She voices admiration for the unpredictable power of emotion in "Love Is a Wild Thing," whose acoustic strumming and banjo arpeggios give way to shimmery synths and swelling steel guitar. In the piano ballad "Rainbow," she's sweetly comforting: "You hold tight to your umbrella / But darlin', I'm just trying to tell ya / That there's always been a rainbow hanging over your head." "Golden Hour" combines tense, Neil Young-ish guitar chords with the rhythm section's soft, rubbery bounce and creamy ooh-aah harmonies — that is, until the bridge, when Musgraves' voice sits alone out front. "You make the world look beautiful," she marvels. "Thought I'd seen it all before."

More than in the past, Musgraves is encouraging listeners to hear the autobiography woven through her songs, situating them as the fruit of her finding love and getting married. But there's still a tentative side to her tenderness; she's a reflective songwriter and a reedy, temperate singer, often examining her feelings from a bit of a remove. Besides, she sees no need to separate sentimentality from third-person-perspective psychedelia, weaving easygoing eccentricities into thosegreat, affecting country and pop themes of missing mom and home and getting swept off your feet by a lover.

"Oh What a World" summons the rosy, idealistic awe of " What a Wonderful World," only its musings are cosmic, peppered with allusions to past lives, bioluminescent sea creatures and hallucenogenics, pairing robotic-sounding vocoderwith auroral steel guitar. According to the album's official bio and liner notes, "Mother" was written in all of 15 minutes — while Musgraves was on LSD, no less. Not even a minute-and-a-half long, it's more of a deliberately raw fragment — an outburst of pining and affection for her mom, back in Texas — than a finished song.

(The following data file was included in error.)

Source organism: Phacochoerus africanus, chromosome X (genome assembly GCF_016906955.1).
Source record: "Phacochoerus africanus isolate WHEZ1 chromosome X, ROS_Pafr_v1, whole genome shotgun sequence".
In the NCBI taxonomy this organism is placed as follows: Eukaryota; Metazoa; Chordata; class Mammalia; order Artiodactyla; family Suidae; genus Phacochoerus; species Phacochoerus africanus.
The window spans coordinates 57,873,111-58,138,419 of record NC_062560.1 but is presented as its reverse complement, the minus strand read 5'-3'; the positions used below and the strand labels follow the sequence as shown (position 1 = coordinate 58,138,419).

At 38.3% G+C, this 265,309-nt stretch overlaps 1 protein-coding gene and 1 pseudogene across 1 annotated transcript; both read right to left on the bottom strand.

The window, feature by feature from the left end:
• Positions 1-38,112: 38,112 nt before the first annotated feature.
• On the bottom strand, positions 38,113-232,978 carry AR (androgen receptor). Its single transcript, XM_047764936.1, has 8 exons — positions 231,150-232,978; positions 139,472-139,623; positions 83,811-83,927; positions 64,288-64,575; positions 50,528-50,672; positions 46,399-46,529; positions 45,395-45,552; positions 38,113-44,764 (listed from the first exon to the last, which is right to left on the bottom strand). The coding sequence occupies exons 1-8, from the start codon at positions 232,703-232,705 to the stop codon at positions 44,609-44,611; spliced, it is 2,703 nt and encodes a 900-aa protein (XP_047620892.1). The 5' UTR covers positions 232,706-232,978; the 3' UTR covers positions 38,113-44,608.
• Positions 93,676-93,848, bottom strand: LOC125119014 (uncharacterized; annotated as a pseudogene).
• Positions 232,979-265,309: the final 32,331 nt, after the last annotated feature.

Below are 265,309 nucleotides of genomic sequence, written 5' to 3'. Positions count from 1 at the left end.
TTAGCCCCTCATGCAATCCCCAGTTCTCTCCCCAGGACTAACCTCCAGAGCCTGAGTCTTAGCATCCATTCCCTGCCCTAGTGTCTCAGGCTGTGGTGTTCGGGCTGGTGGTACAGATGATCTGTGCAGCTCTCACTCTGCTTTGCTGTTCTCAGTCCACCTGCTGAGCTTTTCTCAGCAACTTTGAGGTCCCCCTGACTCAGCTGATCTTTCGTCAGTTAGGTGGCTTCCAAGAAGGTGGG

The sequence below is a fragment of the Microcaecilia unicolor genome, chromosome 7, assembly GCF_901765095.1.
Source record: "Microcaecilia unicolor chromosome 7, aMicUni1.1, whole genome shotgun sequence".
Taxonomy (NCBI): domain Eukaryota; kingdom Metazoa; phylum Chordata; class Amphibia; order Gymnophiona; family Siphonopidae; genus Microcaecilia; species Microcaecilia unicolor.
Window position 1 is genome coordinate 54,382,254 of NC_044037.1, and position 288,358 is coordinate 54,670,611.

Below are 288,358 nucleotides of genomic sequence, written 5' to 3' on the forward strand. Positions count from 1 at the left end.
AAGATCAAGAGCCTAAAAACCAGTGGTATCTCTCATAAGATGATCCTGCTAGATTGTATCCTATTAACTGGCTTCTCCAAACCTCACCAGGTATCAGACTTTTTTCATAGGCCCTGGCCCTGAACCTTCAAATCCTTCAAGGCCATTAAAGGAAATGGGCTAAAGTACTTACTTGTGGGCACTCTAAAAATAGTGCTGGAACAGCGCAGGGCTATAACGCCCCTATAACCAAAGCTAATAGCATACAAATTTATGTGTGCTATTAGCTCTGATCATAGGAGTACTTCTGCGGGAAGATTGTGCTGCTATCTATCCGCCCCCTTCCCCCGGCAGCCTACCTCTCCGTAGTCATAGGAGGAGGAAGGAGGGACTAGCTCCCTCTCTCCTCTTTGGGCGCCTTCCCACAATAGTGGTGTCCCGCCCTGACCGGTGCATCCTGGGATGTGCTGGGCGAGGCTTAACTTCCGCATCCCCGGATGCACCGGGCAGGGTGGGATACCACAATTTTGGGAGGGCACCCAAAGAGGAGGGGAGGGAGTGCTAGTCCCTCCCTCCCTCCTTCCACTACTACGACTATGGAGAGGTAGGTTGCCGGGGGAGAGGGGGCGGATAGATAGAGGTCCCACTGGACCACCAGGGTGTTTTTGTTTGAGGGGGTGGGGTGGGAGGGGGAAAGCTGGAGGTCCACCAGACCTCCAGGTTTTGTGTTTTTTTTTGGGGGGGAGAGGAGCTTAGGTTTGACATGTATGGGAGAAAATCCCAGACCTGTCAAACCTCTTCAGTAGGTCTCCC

In "Velvet Elvis," a declaration of affection in the language of kitsch, co-written with two of the most mischievous minds on Music Row, Luke Dick and Natalie Hemby, Musgraves crows, "I wanna show you off every evening / Go out with you in powder blue and tease my hair up high," the insinuating melody sauntering across the bars of the steady groove.

Musgraves has had a hand in shaping her sound for years, dating back to when she co-produced her breakthrough with ingenious studio minds Luke Laird and Shane McAnally, who've remained a part of her songwriting circle. This time around, she worked with Ian Fitchuk and Daniel Tashian, veterans of Nashville's indie singer-songwriter scene, who've grown adept at applying their sensibilities to mainstream settings, and they arrived at an even-tempered blend of confessional intimacy, silky countrypolitan embellishment and pop experimentalism. She told one interviewer that she'd asked herself, "What would it sound like if Imogen Heap made a country album?"

After several years of making space for herself in her genre and the broader musical landscape, Musgraves is nervy enough to let her guard down and embrace her complexity, and that's given her listeners more to grab a hold of than ever.